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TikTok Starts Removing UMPG Songs (Which Is a Bigger Deal Than Just UMG's Music)

Photo by Mourizal Zativa / Unsplash

In January, TikTok and Universal Music Group had a public face-off, which was a result of the two companies' failure to renew the licence deal that allowed TikTok to use UMG's music in its videos. We've written a deep dive on that beef, so check it out. In that piece, we also noted that the face-off would cause a much larger music catalogue to be pulled from TikTok than merely the Universal Music Group roster's songs. Which is already happening.

TikTok is now starting to remove compositions that belong to Universal Music Publishing Group, meaning that the conflict is affecting every track that UMG owns and in which the label represents a songwriting cut.

As Music Ally reports, "it’s a big deal, because from now the dispute will be affecting a wider range of tracks that are not released by UMG, but which are based on compositions written (or co-written) by songwriters signed to UMPG."

Songs included in a publishing catalogue are usually recorded by artists under contracts with different record labels. For instance, Adele is signed to Sony Music/Columbia for her records but to Universal Music Publishing Group for publishing. Consequently, this arrangement implies that her songs, along with those of numerous other artists, could also be subject to removal.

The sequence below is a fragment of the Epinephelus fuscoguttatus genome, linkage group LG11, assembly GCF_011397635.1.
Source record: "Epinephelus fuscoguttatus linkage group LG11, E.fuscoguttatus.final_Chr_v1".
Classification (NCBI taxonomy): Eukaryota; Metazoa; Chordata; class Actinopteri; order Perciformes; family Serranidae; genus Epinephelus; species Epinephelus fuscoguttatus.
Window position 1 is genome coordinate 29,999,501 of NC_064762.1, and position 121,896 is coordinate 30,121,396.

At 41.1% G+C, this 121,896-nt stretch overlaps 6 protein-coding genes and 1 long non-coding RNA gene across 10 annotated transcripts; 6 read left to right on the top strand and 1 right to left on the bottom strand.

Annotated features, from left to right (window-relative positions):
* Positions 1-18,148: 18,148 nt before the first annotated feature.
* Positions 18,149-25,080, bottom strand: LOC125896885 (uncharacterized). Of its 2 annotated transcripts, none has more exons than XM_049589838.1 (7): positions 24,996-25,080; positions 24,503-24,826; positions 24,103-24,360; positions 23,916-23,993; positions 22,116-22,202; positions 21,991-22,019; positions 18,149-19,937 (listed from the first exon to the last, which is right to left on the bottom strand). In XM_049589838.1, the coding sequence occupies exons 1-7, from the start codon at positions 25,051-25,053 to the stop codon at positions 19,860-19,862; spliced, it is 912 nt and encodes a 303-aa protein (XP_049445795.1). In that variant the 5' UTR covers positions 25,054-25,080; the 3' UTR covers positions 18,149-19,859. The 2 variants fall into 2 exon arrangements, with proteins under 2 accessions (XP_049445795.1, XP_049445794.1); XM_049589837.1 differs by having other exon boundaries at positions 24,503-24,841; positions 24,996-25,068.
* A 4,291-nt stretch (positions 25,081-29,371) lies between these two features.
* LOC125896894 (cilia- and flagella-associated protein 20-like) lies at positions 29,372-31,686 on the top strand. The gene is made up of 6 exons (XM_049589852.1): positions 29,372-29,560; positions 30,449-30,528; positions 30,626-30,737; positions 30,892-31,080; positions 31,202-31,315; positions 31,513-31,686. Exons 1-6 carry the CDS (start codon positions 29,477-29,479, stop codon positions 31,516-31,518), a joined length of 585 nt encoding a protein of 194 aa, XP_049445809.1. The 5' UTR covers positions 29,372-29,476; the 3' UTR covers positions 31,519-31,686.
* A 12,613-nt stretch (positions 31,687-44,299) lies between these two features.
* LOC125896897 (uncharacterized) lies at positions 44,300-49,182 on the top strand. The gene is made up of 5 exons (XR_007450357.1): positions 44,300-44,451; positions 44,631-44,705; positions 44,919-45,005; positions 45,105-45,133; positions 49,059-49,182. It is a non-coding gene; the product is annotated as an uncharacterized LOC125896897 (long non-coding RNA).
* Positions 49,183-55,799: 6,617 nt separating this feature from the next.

Back in January, Music Business Worldwide noted that "if a UMPG writer contributed just 1% of the songwriting credits to that recording, it too would need to come off TikTok."

So now, even more videos will be silent, containing soundless dances and muted lip-syncing. All in all, it'll be millions of songs that will surely be affected by the conflict between the two major industry companies. An MBW report earlier this month said it could be 80% of "relevant repertoire" on TikTok, Music Ally notes.

TikTok reports, though, that the combined catalogues of UMG and UPMG represent approximately 20% to 30% of "popular songs," varying by region. Besides, the platform (still) has active licence deals with Sony Music Group and Warner Music Group.  

We don't know yet how many tracks will be removed and how many videos will go silent. One is clear: the face-off consequences won't go unnoticed for artists, TikTok creators, fans, and both companies alike.

Suggested read: TikTokification of Music Industry: Is It a Real Thing? Spoiler: not so much.